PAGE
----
"Matthews takes his exciting sword-and-sorcery tale to some unexpected places here, with well-drawn vignettes of Dockside society and a compelling backstory.”"– Kirkus Reviews
In this YA fantasy sequel, a boy who defeated dragons must confront a powerful magic wielder.
In Book 1 of this series, 12-year-old Alluencien “Al” Pilgrommor earned a zero rank on Testing Day, putting himself and his family in danger. He was sent away, but being zero also allowed Al to survive being bombarded with Potentia, “the source of all magic,” giving him special powers—some remaining untapped. In a great battle, Al poisoned and overthrew the dragons ruling his society, which freed the five races. Now, the grounds outside Castle Surflienne are littered with dragon corpses, and the imperious Magister Trejir arrives, appointing himself ruler. Feeling devastated by his father’s continued rejection and sensing danger from Trejir, Al goes to Dockside, where he learns two disturbing facts: the Feathers—a secret organization that helped Al kill the dragons—are being hunted, and Trejir has taken the boy’s mother hostage. Not only that, Trejir has gotten hold of a dragon egg and means to reestablish tyranny. As Al works to defeat Trejir, he gathers allies and becomes known as the boy with the sword, which is conspicuously a little too big for him. If Al can learn more about his abilities and how to use them in time, his coalition might have a chance. Matthews (Dragon Run, 2013) takes his exciting sword-and-sorcery tale to some unexpected places here, with well-drawn vignettes of Dockside society and a compelling backstory. For example, because the dragons rewrote history and claimed to have created humans, Al is a monster, not a hero, to many—including his own mother. Al’s enjoyably ragtag associates include the spirits of Castle Surflienne’s last human rulers, which inhabit the very stones. Al’s considerable powers are balanced by his feelings of rejection, and he grows through his experiences, learning to plan and think ahead. But diction is sometimes too modern; words like “mom,” “dad,” “guy,” “okay,” and the intensifier “super” take readers out of this medieval-ish world.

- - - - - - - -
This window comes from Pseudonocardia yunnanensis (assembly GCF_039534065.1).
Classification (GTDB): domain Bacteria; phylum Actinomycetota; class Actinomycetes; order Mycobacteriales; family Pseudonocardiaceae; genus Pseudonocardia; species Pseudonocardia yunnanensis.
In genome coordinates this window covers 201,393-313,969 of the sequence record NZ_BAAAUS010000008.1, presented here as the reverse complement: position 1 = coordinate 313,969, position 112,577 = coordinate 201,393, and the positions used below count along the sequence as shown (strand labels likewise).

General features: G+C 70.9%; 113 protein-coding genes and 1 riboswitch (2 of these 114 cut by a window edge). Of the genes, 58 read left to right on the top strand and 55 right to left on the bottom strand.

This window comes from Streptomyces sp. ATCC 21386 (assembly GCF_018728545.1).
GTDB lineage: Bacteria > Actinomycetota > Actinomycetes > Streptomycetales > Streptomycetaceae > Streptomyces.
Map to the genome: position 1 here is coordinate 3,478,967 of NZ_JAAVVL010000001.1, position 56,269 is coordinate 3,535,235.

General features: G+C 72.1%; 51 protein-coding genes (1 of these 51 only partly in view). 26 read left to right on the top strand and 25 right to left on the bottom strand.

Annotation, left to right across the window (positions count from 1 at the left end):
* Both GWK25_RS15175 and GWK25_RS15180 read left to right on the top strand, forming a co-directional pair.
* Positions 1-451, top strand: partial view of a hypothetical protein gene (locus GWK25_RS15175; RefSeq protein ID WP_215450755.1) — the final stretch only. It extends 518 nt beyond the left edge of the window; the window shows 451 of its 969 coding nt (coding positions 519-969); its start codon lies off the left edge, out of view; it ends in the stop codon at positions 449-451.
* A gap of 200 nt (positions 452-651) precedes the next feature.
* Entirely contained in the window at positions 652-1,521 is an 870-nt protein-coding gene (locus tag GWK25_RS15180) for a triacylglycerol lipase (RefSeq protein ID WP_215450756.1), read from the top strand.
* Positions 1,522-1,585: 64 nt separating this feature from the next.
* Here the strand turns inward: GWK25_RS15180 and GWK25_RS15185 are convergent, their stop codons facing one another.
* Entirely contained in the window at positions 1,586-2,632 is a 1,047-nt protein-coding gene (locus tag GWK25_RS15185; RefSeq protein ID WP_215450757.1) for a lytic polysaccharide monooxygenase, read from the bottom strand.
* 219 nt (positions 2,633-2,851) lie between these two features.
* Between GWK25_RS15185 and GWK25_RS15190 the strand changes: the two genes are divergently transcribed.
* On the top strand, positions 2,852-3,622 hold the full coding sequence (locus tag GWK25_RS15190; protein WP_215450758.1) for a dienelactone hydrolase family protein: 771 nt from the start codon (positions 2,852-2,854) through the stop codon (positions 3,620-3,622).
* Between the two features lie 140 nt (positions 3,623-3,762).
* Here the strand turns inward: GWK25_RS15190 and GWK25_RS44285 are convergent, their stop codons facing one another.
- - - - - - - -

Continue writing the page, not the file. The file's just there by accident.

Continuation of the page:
Effective worldbuilding, strong character development, and fast-paced action make for an entertaining adventure.
In a world ruled by dragons whose minions rank and brand people like cattle, one boy has the ability to change everything.
Al, Wisp and Trillia join the crowd of 12-year-olds waiting outside the castle on Testing Day. With relatively high-ranking parents—four—Al worries more about his friend, Wisp, whose parents sport the marks of rank two. Wisp, cavalier as always, gives Al a beaten-up hat to wear with an enigmatic message that it will give him the “luck of the Evans.” However, luck seems far from Al when a zero is carved on the back of his neck, indicating his worth and calling for not only his death, but the death of his whole family. Al’s only option is to run. He soon discovers that rank zeros are not worthless but dangerous, capable of overthrowing the dragons and freeing the five races from their slavery. Sword fights, a mysterious society and an impossible quest keep this inventive fantasy moving at a fast clip. Harry Potter fans hungry for a new hero will be drawn to Al, but stock characters and a predictable resolution combine to steal the magic.
A distinctive fantasy with obvious flaws, this still goes down pretty easy. (Fantasy. 8-12)